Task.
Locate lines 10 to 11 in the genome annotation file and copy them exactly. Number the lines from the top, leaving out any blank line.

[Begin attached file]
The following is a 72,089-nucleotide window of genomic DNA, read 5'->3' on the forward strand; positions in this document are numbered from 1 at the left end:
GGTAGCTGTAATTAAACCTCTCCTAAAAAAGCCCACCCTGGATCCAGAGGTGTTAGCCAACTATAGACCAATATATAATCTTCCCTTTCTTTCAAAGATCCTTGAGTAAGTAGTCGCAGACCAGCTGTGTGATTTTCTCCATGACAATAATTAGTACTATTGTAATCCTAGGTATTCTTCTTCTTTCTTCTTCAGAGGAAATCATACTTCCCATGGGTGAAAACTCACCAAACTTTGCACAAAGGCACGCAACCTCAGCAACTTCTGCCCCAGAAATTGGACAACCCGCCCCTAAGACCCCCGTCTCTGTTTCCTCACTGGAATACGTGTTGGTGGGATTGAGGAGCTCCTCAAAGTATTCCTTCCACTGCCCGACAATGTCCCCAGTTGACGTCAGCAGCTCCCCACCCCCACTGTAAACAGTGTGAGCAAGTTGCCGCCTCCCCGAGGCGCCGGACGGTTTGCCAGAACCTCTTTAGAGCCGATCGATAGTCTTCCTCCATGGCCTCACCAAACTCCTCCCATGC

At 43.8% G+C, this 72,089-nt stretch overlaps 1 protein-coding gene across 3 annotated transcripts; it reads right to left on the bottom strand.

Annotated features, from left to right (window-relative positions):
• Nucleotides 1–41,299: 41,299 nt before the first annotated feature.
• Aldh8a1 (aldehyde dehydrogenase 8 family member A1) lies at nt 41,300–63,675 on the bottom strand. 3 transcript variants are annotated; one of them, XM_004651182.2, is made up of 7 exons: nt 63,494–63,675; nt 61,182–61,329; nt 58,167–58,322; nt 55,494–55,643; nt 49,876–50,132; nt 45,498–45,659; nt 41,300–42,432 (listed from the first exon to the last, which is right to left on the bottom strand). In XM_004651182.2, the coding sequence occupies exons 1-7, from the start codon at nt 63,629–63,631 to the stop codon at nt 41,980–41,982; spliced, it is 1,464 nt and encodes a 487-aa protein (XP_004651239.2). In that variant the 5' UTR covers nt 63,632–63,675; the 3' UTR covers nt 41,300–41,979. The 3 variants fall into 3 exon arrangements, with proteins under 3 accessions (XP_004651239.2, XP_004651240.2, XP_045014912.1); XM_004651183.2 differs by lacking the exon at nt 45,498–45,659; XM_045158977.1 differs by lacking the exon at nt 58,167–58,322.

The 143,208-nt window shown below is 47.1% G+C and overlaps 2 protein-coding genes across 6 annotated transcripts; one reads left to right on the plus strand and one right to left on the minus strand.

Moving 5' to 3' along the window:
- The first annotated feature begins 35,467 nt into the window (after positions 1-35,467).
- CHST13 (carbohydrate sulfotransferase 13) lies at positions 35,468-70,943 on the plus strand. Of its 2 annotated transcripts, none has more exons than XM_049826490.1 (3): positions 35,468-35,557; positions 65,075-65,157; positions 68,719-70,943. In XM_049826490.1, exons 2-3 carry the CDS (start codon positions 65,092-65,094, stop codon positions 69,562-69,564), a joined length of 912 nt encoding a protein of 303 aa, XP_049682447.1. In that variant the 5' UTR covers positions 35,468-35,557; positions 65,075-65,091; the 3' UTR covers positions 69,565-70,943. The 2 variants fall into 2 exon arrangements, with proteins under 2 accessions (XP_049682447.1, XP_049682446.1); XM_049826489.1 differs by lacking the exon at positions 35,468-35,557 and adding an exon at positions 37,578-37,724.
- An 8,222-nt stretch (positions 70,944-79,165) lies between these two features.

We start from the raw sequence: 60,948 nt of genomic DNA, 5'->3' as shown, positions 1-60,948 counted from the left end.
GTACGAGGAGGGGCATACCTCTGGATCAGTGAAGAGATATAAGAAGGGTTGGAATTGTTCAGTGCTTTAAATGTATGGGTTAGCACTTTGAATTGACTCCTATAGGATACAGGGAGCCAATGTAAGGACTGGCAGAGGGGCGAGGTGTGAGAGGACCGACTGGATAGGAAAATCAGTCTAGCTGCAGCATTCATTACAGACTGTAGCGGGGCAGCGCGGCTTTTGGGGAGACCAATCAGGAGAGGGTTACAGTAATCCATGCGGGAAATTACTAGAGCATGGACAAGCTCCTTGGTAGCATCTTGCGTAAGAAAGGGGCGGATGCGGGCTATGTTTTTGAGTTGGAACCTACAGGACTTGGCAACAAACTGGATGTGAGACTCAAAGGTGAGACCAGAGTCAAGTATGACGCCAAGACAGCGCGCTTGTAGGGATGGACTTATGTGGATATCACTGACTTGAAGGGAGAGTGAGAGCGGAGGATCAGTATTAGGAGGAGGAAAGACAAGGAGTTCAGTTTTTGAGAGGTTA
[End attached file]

- CHST13 (carbohydrate sulfotransferase 13) lies at positions 35,468-70,943 on the plus strand. Of its 2 annotated transcripts, none has more exons than XM_049826490.1 (3): positions 35,468-35,557; positions 65,075-65,157; positions 68,719-70,943. In XM_049826490.1, exons 2-3 carry the CDS (start codon positions 65,092-65,094, stop codon positions 69,562-69,564), a joined length of 912 nt encoding a protein of 303 aa, XP_049682447.1. In that variant the 5' UTR covers positions 35,468-35,557; positions 65,075-65,091; the 3' UTR covers positions 69,565-70,943. The 2 variants fall into 2 exon arrangements, with proteins under 2 accessions (XP_049682447.1, XP_049682446.1); XM_049826489.1 differs by lacking the exon at positions 35,468-35,557 and adding an exon at positions 37,578-37,724.
- An 8,222-nt stretch (positions 70,944-79,165) lies between these two features.